DEMOLITION: THEN AND NOW
BY: JAMES F. O’NEIL
“To every thing there is a season, and a time to every purpose under the heaven”–
Turn, turn, turn. A time to laugh, jump, play; a time to build, tear down, and rebuild.
Our family used to live in Chicago, at 1623 West Van Buren, near Ashland, with the “L” behind our building. But:
The Congress Street [Eisenhower] Expressway made us move.
I went to 1st and 2nd grade at St. Jarlath’s on Jackson Boulevard.
(St. Jarlath: Ethnic Origin: Irish. Date of Origin: 1869. Neighborhood Location: West Town, 1713 West Jackson. In September 1969, the church closed. [“Heavens to Purgatory: Imploding Churches Flatten Chicago”: “Over the decades, grand churches such as the Catholic St. Jarlath’s, St. Leo’s, and St. Charles Borromeo, along with Protestant houses of worship and synagogues are demolished, erased from the cityscape.” –Lynn Becker, arcchicago.blogspot.com/2013/01])
When the demolition of our neighborhood began, I cannot remember. I cannot recall wrecking balls, bulldozers, or men working. However, what I do recall vividly are the fires from the piles of wood that remained after demolition of the buildings.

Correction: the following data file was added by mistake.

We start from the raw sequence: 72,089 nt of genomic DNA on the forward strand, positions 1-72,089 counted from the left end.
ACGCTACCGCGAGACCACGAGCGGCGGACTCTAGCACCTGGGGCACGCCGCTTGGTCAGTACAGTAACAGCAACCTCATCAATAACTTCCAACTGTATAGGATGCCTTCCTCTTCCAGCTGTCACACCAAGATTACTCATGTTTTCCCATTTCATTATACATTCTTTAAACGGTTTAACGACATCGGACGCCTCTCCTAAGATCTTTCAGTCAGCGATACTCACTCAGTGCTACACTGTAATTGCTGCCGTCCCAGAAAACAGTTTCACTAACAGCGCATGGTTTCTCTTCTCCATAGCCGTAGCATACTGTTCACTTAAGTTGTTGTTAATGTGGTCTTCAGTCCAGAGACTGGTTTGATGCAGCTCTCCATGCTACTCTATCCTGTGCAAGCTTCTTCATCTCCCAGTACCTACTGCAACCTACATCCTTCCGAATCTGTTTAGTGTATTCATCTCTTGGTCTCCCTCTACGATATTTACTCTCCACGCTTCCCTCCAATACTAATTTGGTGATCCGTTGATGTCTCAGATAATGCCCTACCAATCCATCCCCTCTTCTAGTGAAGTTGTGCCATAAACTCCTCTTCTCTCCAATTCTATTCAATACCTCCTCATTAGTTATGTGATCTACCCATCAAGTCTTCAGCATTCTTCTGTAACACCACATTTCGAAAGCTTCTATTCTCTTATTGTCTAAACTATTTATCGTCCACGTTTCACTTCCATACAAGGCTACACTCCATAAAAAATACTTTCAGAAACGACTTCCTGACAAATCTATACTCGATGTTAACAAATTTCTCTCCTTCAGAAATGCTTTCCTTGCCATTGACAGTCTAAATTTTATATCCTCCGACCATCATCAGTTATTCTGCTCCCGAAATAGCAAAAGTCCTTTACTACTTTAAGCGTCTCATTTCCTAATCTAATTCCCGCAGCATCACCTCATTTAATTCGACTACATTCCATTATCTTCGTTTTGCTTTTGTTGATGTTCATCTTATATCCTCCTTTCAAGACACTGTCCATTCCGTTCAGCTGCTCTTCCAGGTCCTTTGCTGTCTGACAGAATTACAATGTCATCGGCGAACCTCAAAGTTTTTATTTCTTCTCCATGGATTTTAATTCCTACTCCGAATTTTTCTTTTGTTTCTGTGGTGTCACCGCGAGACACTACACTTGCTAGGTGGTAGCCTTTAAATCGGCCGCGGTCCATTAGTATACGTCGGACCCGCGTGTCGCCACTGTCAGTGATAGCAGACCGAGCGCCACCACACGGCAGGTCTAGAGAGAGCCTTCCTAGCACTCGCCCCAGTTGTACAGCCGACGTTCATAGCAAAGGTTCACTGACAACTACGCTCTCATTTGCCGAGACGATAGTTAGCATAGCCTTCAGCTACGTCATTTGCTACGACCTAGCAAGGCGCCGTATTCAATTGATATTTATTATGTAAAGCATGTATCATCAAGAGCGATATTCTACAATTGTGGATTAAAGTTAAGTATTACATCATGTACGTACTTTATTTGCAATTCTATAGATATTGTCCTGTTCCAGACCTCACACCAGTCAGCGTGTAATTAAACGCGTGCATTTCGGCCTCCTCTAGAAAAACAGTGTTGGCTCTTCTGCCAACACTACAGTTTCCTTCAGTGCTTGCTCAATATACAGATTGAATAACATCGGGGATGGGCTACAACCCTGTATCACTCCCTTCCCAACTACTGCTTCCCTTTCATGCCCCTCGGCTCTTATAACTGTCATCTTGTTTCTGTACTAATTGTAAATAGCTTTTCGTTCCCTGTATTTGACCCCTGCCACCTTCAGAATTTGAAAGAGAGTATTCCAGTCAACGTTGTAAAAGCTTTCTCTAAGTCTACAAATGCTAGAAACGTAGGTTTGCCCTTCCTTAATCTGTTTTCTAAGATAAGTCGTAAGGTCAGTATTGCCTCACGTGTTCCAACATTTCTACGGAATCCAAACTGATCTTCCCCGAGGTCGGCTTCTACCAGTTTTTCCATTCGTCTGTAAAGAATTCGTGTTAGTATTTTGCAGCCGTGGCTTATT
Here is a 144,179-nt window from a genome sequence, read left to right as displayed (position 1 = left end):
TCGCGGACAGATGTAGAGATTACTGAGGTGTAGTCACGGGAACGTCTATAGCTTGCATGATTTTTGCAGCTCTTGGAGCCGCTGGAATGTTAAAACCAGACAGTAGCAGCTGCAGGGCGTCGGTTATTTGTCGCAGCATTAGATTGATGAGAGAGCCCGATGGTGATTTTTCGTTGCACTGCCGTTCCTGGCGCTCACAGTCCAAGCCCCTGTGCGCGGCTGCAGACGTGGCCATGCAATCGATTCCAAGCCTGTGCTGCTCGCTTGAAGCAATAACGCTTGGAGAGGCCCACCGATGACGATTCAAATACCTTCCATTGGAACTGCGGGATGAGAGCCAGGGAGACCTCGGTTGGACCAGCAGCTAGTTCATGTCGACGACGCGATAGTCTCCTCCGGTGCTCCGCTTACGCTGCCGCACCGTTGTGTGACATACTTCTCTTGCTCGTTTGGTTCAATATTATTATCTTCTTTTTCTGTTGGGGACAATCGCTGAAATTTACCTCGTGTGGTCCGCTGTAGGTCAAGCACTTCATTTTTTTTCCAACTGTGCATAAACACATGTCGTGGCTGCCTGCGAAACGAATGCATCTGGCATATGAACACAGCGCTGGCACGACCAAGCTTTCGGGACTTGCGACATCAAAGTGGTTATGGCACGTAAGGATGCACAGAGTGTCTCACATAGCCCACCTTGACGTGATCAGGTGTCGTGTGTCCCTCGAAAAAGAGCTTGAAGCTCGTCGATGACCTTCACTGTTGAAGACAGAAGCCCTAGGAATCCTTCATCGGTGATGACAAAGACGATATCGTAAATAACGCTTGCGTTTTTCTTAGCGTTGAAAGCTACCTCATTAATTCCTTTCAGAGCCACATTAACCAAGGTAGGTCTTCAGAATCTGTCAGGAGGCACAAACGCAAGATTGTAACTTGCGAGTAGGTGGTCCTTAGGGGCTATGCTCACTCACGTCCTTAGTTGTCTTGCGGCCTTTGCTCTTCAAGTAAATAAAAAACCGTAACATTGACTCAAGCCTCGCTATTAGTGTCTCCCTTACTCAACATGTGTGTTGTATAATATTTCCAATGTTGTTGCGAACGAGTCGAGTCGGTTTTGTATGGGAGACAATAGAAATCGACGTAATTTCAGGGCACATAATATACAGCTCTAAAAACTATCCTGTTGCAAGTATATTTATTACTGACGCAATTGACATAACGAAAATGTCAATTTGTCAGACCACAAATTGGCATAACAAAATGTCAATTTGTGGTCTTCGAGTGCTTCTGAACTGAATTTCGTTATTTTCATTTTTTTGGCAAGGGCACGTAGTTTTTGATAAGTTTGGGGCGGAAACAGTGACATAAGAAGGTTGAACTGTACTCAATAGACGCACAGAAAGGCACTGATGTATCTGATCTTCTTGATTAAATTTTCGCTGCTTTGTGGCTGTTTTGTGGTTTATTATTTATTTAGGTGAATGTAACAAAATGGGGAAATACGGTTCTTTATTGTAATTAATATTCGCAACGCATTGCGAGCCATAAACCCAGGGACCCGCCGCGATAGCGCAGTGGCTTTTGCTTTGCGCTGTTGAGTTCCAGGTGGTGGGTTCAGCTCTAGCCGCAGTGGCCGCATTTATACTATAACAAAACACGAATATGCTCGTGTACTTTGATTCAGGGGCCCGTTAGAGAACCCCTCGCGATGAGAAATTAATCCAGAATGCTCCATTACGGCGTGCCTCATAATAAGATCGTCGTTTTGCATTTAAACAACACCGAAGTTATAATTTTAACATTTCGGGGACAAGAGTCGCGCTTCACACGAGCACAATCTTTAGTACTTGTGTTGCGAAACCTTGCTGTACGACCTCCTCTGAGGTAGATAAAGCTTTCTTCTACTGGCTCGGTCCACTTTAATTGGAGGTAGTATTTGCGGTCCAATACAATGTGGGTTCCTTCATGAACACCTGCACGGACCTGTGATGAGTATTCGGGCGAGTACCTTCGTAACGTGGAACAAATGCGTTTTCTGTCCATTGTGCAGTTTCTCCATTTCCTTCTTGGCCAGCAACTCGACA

What are brothers and sisters playing together supposed to do? Their playing field now looks like a World War II bombed-out neighborhood in Berlin or in Hamburg. What to do? The alleyways are gone. A few abandoned cars under the “L” tracks. But the rubble fires?
What is there about a campfire that attracts us and keeps us nearly frozen in time, mesmerized, as the flames rise, the embers glow, the wood crackles and pops, perhaps even shooting tiny missiles of fire, sparks. Sparks that might be dangerous to little hands or clothes or long blond hair of a fourth-grade girl.
Picture me in second grade, my play-pal sister, Janice, two years ahead of me, stirring up the fires of demolition. What fun! Feed the fire with other sticks of wood. Make the fire come to life: “We have fire!” We are entranced.
Someone reported us to our mother.
The playtime ended. No more Fire Starters in the rubble on Van Buren. What to do now? Put pennies on the streetcar tracks? Did that. Play in the car, swinging on the steering wheel. Got too big for that. I am sure that we found something else to do–and were informed that our building was next to go. We moved to the South Side.
So long ago, so many great memories of childhood.
Here in my Ohio neighborhood, I am seeing trucks and equipment. Demolition is occurring. Not for an expressway but because a cottage is old and rotten and decrepit. So the buildings, perhaps some nearly seventy years old or more, are coming down. Part of a renewal-scape project.
Here is what it looks like:
And so it goes, for life goes on. It is for the best. It is time: turn, turn, turn.
But that pile of wood…. I need to call my sister. Can she come and play?
© James F. O’Neil